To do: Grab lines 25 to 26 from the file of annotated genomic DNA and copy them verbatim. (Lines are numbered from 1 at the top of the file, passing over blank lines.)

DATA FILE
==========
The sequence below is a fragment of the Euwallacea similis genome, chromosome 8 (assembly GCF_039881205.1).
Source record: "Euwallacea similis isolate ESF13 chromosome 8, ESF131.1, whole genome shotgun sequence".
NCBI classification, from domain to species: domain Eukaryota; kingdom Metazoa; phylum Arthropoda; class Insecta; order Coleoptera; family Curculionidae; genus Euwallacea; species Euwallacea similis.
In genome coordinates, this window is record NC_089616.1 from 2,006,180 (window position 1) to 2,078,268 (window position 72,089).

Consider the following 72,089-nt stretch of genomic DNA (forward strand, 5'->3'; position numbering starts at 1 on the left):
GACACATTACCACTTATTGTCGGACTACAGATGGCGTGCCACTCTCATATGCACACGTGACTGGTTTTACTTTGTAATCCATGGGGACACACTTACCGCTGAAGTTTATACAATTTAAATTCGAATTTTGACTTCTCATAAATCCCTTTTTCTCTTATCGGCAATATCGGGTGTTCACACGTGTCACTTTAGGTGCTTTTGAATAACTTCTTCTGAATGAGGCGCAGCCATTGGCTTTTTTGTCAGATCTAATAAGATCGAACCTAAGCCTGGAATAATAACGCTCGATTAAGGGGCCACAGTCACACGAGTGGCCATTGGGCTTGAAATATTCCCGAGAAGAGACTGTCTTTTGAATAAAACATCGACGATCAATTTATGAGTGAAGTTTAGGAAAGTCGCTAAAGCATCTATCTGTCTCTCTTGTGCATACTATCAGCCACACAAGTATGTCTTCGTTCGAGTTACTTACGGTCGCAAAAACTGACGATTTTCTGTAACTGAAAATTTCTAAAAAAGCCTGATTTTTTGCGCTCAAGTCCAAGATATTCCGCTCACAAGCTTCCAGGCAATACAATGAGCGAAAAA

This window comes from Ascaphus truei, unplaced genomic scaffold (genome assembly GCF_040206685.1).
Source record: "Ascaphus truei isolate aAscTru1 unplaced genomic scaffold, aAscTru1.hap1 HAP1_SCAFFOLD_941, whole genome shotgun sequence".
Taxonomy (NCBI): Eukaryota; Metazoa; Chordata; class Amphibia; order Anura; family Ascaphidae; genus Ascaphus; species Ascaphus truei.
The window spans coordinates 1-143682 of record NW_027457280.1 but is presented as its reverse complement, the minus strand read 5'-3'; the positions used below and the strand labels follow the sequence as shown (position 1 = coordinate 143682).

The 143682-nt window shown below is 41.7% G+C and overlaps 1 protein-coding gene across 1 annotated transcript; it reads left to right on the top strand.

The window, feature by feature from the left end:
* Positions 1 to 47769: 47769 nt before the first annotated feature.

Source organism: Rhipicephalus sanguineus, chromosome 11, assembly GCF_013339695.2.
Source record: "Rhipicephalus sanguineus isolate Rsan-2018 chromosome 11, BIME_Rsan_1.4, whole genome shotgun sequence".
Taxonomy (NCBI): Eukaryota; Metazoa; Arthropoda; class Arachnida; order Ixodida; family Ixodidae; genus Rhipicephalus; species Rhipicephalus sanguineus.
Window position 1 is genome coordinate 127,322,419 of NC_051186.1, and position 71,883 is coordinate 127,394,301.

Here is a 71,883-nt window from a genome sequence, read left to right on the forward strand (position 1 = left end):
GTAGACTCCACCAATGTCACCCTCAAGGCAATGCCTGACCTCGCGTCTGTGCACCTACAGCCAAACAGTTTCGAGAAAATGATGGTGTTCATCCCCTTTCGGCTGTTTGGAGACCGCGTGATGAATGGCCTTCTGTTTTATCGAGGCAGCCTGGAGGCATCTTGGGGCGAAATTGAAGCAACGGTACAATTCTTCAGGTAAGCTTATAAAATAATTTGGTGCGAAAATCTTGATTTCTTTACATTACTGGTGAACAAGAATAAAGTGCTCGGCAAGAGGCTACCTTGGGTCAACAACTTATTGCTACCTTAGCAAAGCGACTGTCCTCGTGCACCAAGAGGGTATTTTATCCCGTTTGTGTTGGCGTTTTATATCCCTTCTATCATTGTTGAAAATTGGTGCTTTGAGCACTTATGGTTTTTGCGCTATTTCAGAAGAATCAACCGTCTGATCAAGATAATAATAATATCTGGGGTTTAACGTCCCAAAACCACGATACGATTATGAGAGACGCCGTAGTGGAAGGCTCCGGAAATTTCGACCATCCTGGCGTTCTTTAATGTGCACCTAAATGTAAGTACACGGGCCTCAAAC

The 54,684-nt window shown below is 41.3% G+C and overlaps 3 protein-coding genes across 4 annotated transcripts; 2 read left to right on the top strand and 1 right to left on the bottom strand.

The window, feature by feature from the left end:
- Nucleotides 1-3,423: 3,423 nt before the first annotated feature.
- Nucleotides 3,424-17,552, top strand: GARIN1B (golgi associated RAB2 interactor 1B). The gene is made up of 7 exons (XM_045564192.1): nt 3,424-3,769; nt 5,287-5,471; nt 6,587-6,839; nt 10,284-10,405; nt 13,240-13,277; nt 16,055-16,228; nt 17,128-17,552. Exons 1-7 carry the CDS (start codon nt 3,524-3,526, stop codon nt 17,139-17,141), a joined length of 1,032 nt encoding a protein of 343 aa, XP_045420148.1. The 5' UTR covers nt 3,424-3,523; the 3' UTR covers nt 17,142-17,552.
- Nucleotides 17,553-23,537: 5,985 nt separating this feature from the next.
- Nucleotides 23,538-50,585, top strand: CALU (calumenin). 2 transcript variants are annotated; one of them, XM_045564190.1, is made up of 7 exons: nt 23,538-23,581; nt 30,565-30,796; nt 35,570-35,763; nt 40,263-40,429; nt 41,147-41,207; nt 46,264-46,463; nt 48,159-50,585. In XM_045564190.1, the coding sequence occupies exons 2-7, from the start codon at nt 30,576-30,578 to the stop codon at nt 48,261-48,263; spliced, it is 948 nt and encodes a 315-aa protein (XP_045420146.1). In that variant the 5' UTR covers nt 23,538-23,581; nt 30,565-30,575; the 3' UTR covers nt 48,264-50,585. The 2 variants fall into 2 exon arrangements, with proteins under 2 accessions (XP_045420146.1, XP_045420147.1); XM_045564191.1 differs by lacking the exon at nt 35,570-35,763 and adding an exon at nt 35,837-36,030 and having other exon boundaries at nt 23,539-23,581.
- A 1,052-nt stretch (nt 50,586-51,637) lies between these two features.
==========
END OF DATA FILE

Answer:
- Nucleotides 23,538-50,585, top strand: CALU (calumenin). 2 transcript variants are annotated; one of them, XM_045564190.1, is made up of 7 exons: nt 23,538-23,581; nt 30,565-30,796; nt 35,570-35,763; nt 40,263-40,429; nt 41,147-41,207; nt 46,264-46,463; nt 48,159-50,585. In XM_045564190.1, the coding sequence occupies exons 2-7, from the start codon at nt 30,576-30,578 to the stop codon at nt 48,261-48,263; spliced, it is 948 nt and encodes a 315-aa protein (XP_045420146.1). In that variant the 5' UTR covers nt 23,538-23,581; nt 30,565-30,575; the 3' UTR covers nt 48,264-50,585. The 2 variants fall into 2 exon arrangements, with proteins under 2 accessions (XP_045420146.1, XP_045420147.1); XM_045564191.1 differs by lacking the exon at nt 35,570-35,763 and adding an exon at nt 35,837-36,030 and having other exon boundaries at nt 23,539-23,581.
- A 1,052-nt stretch (nt 50,586-51,637) lies between these two features.